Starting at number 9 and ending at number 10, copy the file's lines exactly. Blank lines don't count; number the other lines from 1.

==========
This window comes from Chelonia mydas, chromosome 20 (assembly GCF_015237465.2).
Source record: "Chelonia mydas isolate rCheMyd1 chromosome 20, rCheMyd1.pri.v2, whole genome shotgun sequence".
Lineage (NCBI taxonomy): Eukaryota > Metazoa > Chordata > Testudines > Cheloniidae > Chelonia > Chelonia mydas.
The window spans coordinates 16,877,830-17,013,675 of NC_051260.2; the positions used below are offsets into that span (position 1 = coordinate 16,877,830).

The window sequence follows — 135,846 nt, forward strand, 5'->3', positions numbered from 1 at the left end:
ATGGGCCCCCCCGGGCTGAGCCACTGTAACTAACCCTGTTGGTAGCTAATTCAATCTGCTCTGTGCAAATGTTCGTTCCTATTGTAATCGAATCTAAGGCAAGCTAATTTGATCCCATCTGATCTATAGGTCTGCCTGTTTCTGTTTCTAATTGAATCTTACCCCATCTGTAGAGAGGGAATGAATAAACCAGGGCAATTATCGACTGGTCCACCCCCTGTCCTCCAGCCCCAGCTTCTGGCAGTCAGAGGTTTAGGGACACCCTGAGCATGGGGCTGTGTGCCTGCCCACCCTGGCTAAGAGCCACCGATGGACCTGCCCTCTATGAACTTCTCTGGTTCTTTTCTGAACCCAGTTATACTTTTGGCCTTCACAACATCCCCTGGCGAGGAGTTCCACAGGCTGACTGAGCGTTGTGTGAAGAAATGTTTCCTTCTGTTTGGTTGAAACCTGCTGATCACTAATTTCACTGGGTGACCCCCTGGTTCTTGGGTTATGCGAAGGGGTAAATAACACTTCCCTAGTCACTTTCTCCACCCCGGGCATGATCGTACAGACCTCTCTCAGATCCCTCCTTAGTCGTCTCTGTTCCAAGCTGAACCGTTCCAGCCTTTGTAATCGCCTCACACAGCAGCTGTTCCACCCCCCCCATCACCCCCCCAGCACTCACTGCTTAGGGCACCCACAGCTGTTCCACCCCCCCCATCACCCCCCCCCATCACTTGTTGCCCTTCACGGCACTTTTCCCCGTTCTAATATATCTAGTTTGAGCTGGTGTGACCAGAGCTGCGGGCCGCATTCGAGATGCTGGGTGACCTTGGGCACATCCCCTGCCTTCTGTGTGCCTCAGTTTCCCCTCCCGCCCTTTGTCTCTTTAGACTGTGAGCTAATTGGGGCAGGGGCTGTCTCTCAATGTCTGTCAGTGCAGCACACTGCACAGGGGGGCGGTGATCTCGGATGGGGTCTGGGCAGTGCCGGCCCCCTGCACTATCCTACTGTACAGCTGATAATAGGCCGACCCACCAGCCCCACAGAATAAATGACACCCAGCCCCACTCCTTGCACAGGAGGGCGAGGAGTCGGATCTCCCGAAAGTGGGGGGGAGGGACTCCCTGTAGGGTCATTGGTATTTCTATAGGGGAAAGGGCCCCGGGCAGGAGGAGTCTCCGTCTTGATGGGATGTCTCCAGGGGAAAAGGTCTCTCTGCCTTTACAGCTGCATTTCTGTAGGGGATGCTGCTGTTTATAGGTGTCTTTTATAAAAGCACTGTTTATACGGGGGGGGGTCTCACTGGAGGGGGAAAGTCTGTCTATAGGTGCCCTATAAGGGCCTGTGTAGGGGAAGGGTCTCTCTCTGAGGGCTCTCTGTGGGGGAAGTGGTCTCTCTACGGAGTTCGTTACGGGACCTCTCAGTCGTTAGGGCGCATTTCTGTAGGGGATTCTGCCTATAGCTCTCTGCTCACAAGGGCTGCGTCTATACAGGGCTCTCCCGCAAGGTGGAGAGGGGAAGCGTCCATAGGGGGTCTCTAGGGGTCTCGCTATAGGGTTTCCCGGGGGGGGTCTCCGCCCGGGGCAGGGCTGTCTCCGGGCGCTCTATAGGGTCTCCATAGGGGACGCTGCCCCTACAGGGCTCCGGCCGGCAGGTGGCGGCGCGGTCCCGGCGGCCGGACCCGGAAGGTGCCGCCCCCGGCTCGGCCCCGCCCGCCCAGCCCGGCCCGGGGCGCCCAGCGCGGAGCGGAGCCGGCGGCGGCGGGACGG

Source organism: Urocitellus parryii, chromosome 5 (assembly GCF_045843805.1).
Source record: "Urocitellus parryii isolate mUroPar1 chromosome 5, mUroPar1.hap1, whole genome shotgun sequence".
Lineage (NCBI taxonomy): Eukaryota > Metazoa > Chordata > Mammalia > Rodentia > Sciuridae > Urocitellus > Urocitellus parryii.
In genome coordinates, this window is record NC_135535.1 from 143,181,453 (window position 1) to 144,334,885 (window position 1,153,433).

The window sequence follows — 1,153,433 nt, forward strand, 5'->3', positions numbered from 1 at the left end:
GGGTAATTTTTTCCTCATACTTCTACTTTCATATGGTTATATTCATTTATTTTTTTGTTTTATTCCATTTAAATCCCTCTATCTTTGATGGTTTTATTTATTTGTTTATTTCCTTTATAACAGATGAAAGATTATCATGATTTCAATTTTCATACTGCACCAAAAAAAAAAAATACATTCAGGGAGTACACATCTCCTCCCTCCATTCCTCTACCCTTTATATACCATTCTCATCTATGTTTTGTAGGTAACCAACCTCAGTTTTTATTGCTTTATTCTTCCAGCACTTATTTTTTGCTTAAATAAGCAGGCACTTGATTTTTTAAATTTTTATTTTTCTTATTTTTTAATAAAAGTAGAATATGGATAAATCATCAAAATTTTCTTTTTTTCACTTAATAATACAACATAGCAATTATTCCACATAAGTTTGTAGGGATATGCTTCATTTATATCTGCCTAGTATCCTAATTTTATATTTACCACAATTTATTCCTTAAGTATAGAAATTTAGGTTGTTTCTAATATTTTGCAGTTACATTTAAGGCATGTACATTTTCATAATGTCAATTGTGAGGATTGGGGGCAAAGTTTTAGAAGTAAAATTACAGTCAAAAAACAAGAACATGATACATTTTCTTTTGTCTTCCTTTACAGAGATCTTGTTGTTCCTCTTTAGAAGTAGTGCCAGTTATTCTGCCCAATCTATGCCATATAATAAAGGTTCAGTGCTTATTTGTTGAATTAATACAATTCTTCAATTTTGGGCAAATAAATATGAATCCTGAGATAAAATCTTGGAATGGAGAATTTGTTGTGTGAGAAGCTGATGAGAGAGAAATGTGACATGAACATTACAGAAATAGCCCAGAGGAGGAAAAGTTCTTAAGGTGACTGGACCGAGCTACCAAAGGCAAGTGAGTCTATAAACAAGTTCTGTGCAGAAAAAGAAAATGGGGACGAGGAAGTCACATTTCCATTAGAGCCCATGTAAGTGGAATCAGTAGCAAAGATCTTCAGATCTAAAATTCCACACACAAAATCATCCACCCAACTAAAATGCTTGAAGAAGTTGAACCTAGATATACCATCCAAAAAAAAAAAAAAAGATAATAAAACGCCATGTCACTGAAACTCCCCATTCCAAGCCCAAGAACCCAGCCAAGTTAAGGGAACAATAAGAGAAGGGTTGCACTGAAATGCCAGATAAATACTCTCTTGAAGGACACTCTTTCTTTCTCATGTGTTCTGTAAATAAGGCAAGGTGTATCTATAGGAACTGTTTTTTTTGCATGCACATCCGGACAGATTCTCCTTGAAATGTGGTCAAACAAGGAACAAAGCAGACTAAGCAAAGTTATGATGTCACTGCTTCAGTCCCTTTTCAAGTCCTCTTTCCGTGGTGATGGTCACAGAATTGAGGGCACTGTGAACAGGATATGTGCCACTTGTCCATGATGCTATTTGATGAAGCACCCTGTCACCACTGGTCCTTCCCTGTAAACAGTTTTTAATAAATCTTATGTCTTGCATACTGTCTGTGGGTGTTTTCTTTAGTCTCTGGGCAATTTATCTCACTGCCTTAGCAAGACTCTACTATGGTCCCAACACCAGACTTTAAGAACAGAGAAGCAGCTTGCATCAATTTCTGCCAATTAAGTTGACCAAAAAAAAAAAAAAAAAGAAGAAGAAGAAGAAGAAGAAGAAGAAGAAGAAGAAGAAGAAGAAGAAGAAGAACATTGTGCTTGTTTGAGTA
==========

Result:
Lineage (NCBI taxonomy): Eukaryota > Metazoa > Chordata > Mammalia > Rodentia > Sciuridae > Urocitellus > Urocitellus parryii.
In genome coordinates, this window is record NC_135535.1 from 143,181,453 (window position 1) to 144,334,885 (window position 1,153,433).